Gangster 1: The bootleg rap against us has been dropped -- and we can go back to the big town tomorrow.
(Long pause, during which Lindbergh flies the Atlantic)
Gangster 2: Great! And what are we gonna use for money when we get there? Our bootleg joint is empty and we need dough!
(Long pause, during which Alexander Fleming invents penicillin)
Gangster 1: I've been taking care of that! You know that barber downstairs? He looks like a cinch to me. And after the talks we've been having, he thinks that joint of ours is a regular barber shop and not a speakeasy!
Billed as the first 100% all-talking film, "Lights of New York" should also get credit as a 100% all-pausing film. There are large cushions of air between every line of dialogue, and sometimes between words. And to include exclamation points in the dialogue is kind of misleading -- it implies that the actors deliver lines with some sort of emotion, and for the most part they don't.
But it didn't really matter. The film's novelty assured its financial success -- it was the second-highest grossing movie of 1928, beaten only by Al Jolson's "The Singing Fool." Still, even contemporary reviewers were less than impressed. Wrote Variety:
"It's that kind of a sappy mixture, the kind that recalls the mellers [melodramas] of ... ages ago. ... In a year from now everyone concerned in 'Lights of New York' will run for the river before looking at it again. ... [S]till, this talker will have pulling power, and the Warners' should get credit for nerve even if they didn't do it with a polish."
"Lights of New York" is the story of two small-town barbers -- Eddie (Cullen Landis) and Gene (Eugene Pallette). They are plying their trade in a hotel run by Eddie's mother. But they have dreams -- dreams of being big-time barbers in the Big Apple! Shearing scalps in the city that never sleeps! Scraping their straight razors across the mugs of Babe Ruth! Herbert Hoover! Fanny Brice! Here they discuss it, at length:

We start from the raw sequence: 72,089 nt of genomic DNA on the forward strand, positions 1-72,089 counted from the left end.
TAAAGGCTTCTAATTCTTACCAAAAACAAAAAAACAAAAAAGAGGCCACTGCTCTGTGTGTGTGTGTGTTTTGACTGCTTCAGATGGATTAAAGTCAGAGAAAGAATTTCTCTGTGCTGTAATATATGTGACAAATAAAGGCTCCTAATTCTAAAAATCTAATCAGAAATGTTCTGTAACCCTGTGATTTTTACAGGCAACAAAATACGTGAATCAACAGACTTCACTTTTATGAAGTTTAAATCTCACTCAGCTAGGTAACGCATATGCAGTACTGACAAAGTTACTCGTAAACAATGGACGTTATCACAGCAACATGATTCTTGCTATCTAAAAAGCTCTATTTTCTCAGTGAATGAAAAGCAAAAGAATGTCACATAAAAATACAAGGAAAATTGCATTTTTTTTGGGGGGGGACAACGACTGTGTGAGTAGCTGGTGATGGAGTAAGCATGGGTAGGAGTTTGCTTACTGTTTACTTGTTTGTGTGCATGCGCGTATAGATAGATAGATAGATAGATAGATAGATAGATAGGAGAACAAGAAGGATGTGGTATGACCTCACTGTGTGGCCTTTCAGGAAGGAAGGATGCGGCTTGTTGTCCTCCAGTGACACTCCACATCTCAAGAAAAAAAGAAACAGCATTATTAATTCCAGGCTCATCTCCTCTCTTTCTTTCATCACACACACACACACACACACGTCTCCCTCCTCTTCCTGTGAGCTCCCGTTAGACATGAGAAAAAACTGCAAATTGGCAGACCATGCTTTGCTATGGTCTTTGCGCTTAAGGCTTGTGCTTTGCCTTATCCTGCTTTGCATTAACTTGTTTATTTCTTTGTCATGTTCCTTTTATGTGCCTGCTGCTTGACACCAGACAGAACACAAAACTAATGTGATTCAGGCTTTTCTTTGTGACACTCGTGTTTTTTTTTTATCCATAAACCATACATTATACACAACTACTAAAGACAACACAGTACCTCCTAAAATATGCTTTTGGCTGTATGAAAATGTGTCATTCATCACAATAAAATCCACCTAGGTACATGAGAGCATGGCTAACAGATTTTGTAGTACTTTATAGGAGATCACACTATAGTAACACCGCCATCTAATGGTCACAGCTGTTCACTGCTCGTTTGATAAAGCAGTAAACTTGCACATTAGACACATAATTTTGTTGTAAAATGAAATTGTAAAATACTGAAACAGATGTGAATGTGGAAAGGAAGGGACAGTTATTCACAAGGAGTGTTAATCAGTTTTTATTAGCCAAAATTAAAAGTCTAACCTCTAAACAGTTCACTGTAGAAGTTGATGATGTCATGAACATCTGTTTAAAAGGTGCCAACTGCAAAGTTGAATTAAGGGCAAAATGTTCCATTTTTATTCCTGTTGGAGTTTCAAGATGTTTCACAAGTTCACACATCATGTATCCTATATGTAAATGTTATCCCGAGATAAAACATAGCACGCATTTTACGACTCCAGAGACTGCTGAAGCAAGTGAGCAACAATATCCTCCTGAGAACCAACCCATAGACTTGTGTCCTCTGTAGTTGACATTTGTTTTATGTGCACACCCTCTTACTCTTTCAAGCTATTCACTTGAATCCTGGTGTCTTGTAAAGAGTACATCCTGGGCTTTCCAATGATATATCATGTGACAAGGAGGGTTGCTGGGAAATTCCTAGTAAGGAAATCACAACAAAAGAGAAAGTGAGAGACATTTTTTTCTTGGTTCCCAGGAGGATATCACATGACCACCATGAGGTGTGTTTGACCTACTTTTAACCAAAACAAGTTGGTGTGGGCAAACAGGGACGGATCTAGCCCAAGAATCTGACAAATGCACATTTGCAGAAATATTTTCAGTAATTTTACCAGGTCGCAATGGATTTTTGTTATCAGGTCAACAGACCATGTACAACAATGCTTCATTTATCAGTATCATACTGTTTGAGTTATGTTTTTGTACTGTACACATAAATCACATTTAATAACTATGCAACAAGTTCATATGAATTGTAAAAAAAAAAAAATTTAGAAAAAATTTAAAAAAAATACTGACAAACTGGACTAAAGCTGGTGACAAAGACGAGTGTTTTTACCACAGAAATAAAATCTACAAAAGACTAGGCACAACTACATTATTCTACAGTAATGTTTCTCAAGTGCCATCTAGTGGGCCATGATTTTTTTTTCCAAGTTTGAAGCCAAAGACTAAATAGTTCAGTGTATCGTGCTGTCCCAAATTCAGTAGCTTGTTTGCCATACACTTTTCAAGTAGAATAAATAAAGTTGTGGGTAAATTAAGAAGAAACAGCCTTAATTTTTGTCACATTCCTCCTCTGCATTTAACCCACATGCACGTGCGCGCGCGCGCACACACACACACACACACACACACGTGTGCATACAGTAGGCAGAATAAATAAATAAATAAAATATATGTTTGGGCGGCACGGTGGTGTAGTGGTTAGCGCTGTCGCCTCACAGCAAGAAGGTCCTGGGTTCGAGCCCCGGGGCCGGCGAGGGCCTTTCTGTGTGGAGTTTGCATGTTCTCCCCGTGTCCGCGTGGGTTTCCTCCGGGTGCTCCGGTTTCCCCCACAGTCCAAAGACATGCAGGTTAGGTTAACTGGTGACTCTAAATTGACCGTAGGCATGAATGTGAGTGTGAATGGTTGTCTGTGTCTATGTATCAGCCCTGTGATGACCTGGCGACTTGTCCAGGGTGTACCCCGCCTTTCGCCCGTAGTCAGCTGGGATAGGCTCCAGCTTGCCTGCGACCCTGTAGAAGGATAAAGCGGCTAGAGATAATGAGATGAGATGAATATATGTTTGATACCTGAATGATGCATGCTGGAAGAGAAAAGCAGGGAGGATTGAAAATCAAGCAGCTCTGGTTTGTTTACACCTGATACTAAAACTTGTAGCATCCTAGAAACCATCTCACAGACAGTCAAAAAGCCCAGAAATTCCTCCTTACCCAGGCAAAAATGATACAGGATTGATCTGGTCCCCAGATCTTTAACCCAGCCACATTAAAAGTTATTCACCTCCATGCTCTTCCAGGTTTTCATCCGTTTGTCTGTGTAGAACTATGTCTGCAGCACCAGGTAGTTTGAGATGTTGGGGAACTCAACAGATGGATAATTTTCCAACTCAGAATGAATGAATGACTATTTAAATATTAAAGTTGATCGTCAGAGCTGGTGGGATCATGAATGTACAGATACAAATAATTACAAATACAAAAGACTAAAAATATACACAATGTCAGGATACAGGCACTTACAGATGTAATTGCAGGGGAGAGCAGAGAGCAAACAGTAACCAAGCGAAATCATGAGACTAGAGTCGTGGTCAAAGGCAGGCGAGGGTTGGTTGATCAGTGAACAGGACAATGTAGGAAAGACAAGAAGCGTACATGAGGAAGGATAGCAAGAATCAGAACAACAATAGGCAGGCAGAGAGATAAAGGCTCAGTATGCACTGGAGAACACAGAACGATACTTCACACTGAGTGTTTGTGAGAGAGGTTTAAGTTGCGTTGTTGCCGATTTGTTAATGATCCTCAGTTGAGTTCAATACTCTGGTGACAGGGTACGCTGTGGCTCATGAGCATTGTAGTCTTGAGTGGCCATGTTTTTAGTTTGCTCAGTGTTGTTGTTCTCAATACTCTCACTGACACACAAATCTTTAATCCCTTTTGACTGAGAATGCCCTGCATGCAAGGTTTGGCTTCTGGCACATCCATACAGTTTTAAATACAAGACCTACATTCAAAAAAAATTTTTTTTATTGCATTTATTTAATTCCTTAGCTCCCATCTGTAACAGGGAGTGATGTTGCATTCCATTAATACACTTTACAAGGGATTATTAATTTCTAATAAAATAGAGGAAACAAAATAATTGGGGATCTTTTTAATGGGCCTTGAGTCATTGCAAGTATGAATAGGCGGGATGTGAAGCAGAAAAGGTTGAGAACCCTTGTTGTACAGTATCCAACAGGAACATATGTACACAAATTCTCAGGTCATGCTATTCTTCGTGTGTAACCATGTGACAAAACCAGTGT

As illustrated above, people don't just say their lines in this movie -- they recite them. There's a lot of standing and proclaiming, and a lot of hooking of thumbs into vests. And there's music -- always music. In movies like this, a soundtrack is something to fill up, and music incessantly plays on the soundtrack whether or not it has any relation to the action.
Anyway, Eddie and Gene get a loan from Eddie's kindly mother and they set out for the concrete canyons. Six months pass, and Gene and Eddie realize they've been had. "About the only thing I shave around here are labels off bottles," sez Gene. (In fact, these guys never have any customers in the small town or in the big city. Maybe they're just lousy barbers!)
Eddie has rekindled a relationship with Kitty (Helene Costello), a girl from his hometown who works at a nightclub run by the evil bootlegger Hawk Miller (Wheeler Oakman). In a scene set in what we're told is "Central Park," Eddie and Kitty bemoan their fates. This clip has a little bit of everything -- cheesy sets, a line flub, bad acting and deadly pauses:
Molly (to Hawk): You're a hound for chickens, ain't ya? You might get indigestion from too much chicken.
(Long pause during which wood turns to coal)
Hawk: Well, if I will, it won't be from an old hen.
Hawk has killed a cop in the process of transporting illegal hooch, and he plans to frame Eddie for the murder. But when he confronts Eddie at the barber shop, a shot is fired! And the Hawk is grounded in one of the clumsiest death scenes you'll ever see.
And just when you think things can't any worse, enter Det. Crosby (Robert Elliott), whose slow cadences make everyone else seem like they're on cocaine. Molly the mistress confesses to the killing of Hawk, and Crosby stretches ten words into what seems like ten minutes:
The film careers of the romantic leads, Cullen Landis and Helene Costello, were kaput by 1930. Gladys Brockwell, who actually acts a little as Molly, was killed in a 1929 car crash. The only folks whose careers survived "Lights of New York" were Pallette; the cop, Robert Elliott (who went on to play dozens of cops); and Tom Dugan, who played comic bits in dozens of movies and, during World War II, found himself playing Hitler or Hitler surrogates in movies such as "Star Spangled Rhythm" and "To Be or Not to Be."